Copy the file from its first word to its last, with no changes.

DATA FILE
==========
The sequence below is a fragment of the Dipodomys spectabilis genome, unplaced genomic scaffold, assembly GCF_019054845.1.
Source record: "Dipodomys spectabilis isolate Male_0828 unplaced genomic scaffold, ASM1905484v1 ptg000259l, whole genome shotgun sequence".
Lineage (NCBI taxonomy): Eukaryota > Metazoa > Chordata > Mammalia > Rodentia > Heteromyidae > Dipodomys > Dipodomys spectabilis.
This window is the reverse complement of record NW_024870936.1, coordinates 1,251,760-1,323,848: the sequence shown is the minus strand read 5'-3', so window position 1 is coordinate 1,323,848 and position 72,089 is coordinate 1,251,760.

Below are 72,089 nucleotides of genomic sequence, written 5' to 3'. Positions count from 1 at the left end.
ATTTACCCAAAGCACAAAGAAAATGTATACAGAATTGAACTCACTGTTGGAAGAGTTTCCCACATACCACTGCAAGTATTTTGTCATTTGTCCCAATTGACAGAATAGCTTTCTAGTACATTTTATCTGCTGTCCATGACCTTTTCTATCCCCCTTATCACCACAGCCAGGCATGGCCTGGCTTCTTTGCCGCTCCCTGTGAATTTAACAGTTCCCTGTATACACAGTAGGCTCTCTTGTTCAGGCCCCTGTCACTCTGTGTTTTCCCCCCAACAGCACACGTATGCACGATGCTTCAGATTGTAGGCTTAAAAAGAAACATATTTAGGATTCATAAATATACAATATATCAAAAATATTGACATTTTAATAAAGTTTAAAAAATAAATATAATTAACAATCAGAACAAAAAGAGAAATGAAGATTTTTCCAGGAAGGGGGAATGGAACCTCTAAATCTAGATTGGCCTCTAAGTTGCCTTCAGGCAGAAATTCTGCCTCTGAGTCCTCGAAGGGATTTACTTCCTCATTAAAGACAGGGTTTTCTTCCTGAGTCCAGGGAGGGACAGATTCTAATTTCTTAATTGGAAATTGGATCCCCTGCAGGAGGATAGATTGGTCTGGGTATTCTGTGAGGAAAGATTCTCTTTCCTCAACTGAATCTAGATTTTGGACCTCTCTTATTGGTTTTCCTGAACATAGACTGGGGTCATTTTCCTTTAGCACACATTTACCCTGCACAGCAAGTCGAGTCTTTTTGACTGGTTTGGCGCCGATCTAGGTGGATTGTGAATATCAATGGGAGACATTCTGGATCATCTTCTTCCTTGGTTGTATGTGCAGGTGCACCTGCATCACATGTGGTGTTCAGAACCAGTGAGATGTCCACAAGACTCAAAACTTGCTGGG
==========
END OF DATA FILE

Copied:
The sequence below is a fragment of the Dipodomys spectabilis genome, unplaced genomic scaffold, assembly GCF_019054845.1.
Source record: "Dipodomys spectabilis isolate Male_0828 unplaced genomic scaffold, ASM1905484v1 ptg000259l, whole genome shotgun sequence".
Lineage (NCBI taxonomy): Eukaryota > Metazoa > Chordata > Mammalia > Rodentia > Heteromyidae > Dipodomys > Dipodomys spectabilis.
This window is the reverse complement of record NW_024870936.1, coordinates 1,251,760-1,323,848: the sequence shown is the minus strand read 5'-3', so window position 1 is coordinate 1,323,848 and position 72,089 is coordinate 1,251,760.

Below are 72,089 nucleotides of genomic sequence, written 5' to 3'. Positions count from 1 at the left end.
ATTTACCCAAAGCACAAAGAAAATGTATACAGAATTGAACTCACTGTTGGAAGAGTTTCCCACATACCACTGCAAGTATTTTGTCATTTGTCCCAATTGACAGAATAGCTTTCTAGTACATTTTATCTGCTGTCCATGACCTTTTCTATCCCCCTTATCACCACAGCCAGGCATGGCCTGGCTTCTTTGCCGCTCCCTGTGAATTTAACAGTTCCCTGTATACACAGTAGGCTCTCTTGTTCAGGCCCCTGTCACTCTGTGTTTTCCCCCCAACAGCACACGTATGCACGATGCTTCAGATTGTAGGCTTAAAAAGAAACATATTTAGGATTCATAAATATACAATATATCAAAAATATTGACATTTTAATAAAGTTTAAAAAATAAATATAATTAACAATCAGAACAAAAAGAGAAATGAAGATTTTTCCAGGAAGGGGGAATGGAACCTCTAAATCTAGATTGGCCTCTAAGTTGCCTTCAGGCAGAAATTCTGCCTCTGAGTCCTCGAAGGGATTTACTTCCTCATTAAAGACAGGGTTTTCTTCCTGAGTCCAGGGAGGGACAGATTCTAATTTCTTAATTGGAAATTGGATCCCCTGCAGGAGGATAGATTGGTCTGGGTATTCTGTGAGGAAAGATTCTCTTTCCTCAACTGAATCTAGATTTTGGACCTCTCTTATTGGTTTTCCTGAACATAGACTGGGGTCATTTTCCTTTAGCACACATTTACCCTGCACAGCAAGTCGAGTCTTTTTGACTGGTTTGGCGCCGATCTAGGTGGATTGTGAATATCAATGGGAGACATTCTGGATCATCTTCTTCCTTGGTTGTATGTGCAGGTGCACCTGCATCACATGTGGTGTTCAGAACCAGTGAGATGTCCACAAGACTCAAAACTTGCTGGG